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Gay man‘s objection to service sheds light on sexual abuse in military

Gay man‘s objection to service sheds light on sexual abuse in military

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Published : 2011-12-16 17:01
Updated : 2011-12-16 17:01

An openly gay South Korean man’s reception of refugee status in Canada in objection to the South‘s mandatory military service, recently revealed two years after the fact, has shed light on abuse and discrimination against gay men in the armed forces.

The National Human Rights Commission of Korea on Friday released reports on plight of gay soldiers in South Korea. The first report told the story of one man, only identified as A, who came out in 2004 during a counseling session at an Army boot camp.

When word began to spread about his sexual orientation, he became distressed, and was admitted to the military’s psychiatric hospital. When he sought to be discharged from the service for his mental condition, a surgeon at the hospital asked the soldier to film himself engaged in sexual activity.

The soldier testified to the human rights agency that he returned to his unit after refusing to heed the surgeon‘s request, and was bullied and harassed by fellow soldiers the rest of his service.

A second soldier, identified B, was “outed” against his will when a senior soldier stole a letter sent to B and read it.

The gay soldier spent more than a month at a military mental hospital, including his first three days in an isolation ward.

The solider told the human rights commission that he had taken some unidentified medication and was tested for HIV. The hospital also notified the soldier’s parents of their son‘s sexual orientation without seeking the soldier’s consent.

In the commission‘s second report, a third soldier, called C, said he was the object of constant abuse in his barracks.

He said he decided to come out after his seniors kept pestering him about his timid and quiet disposition. He was later admitted to a mental hospital, where he was physically abused and was forced to listen to jokes about sexual intercourse between men.

Other gay soldiers said they were separated from other soldiers in their units, forced to sleep in different barracks and shower at different hours.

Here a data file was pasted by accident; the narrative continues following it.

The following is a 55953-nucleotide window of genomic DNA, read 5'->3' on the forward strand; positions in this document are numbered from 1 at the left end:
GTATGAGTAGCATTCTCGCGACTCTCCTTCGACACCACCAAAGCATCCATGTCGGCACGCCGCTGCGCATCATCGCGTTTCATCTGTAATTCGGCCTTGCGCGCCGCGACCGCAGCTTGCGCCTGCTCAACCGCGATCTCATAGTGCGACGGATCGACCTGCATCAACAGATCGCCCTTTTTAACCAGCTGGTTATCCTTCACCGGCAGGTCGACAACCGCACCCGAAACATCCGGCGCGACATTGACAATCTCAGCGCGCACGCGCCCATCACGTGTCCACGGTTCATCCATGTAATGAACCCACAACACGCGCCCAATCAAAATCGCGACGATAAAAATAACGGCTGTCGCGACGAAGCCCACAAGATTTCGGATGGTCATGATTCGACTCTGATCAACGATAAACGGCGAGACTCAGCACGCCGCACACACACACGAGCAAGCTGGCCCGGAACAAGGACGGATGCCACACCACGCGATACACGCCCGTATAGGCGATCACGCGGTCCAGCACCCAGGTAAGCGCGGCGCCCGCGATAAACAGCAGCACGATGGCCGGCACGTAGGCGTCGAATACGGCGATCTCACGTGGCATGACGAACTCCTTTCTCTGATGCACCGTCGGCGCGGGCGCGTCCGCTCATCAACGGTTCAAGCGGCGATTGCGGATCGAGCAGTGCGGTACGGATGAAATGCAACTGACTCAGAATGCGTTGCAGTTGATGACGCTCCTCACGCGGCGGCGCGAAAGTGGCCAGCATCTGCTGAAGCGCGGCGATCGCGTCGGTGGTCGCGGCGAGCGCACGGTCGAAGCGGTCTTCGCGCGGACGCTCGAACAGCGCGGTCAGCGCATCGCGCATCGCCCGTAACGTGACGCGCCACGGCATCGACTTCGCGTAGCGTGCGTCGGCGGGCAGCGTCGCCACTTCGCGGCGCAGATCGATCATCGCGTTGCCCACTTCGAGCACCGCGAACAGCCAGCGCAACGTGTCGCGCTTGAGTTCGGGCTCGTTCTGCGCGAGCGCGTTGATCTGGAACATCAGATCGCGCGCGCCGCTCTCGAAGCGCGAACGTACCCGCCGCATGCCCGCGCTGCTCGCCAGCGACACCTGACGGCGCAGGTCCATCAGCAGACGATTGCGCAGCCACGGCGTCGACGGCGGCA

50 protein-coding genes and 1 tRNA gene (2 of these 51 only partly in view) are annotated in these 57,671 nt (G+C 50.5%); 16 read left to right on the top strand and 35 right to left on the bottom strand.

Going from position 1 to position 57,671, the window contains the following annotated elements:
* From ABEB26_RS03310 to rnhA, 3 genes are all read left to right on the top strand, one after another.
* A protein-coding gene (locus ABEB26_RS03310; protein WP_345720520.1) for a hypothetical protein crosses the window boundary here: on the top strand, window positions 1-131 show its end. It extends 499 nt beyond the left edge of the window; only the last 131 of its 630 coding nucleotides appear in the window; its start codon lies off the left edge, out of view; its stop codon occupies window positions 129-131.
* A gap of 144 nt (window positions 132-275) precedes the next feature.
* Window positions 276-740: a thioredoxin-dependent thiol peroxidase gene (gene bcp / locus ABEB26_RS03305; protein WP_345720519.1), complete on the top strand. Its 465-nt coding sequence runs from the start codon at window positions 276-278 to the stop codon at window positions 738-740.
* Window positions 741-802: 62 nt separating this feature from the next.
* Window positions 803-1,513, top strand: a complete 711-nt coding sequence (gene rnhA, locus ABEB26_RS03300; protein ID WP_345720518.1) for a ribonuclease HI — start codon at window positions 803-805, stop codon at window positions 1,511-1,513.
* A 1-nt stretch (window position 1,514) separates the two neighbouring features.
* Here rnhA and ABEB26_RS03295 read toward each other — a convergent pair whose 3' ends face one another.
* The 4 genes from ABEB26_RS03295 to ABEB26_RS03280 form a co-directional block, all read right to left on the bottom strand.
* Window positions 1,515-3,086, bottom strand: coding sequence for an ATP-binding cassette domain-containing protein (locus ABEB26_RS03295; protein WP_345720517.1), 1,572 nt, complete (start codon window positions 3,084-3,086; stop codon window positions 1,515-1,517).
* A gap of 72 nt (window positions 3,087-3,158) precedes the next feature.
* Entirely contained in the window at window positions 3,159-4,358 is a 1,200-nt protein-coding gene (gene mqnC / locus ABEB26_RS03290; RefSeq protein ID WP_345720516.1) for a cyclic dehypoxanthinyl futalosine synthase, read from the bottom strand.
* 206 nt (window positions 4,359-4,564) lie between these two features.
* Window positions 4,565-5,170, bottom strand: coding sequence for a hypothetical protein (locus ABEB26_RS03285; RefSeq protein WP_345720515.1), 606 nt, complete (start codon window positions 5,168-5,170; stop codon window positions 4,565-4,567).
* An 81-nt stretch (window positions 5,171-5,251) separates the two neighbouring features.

The commission’s second report also claimed that the military law punishing any type of homosexual activity in the armed forces discriminates against gays.

The law subjects a soldier who engages in homosexual activities to up to one year in prison. The human rights agency said the law uses a particular word that defines homosexual activity as abnormal and that it doesn‘t differentiate between forced and consensual activities.

The commission added that the current law can’t protect victims of male sexual violence, since such violence between men is only recognized as “harassment,” not “assault.”

The Center for Military Human Rights, which revealed the 31-year-old Kim Kyung-hwan‘s reception of the refugee status in Canada Thursday, argued South Korea still has much to improve in its protection of the human rights of gay service people.

“South Korea has ignored repeated recommendations from the U.N. and Amnesty International and has proved itself to be an underdeveloped country in human rights,” said Lim Tae-hoon, head of the center. “The government should recognize conscientious objection to military service and introduce alternative service, and also amend the military law that discriminates against homosexuality.”

An official at the National Human Rights Commission said such discrimination isn’t confined to barracks.

“All across the society, sexual minorities face groundless accusations and they are also vulnerable to hate crimes,” the official said. “We need to discuss introducing laws to recognize same-sex partnerships and to prohibit discrimination against sexual minorities.” (Yonhap News)

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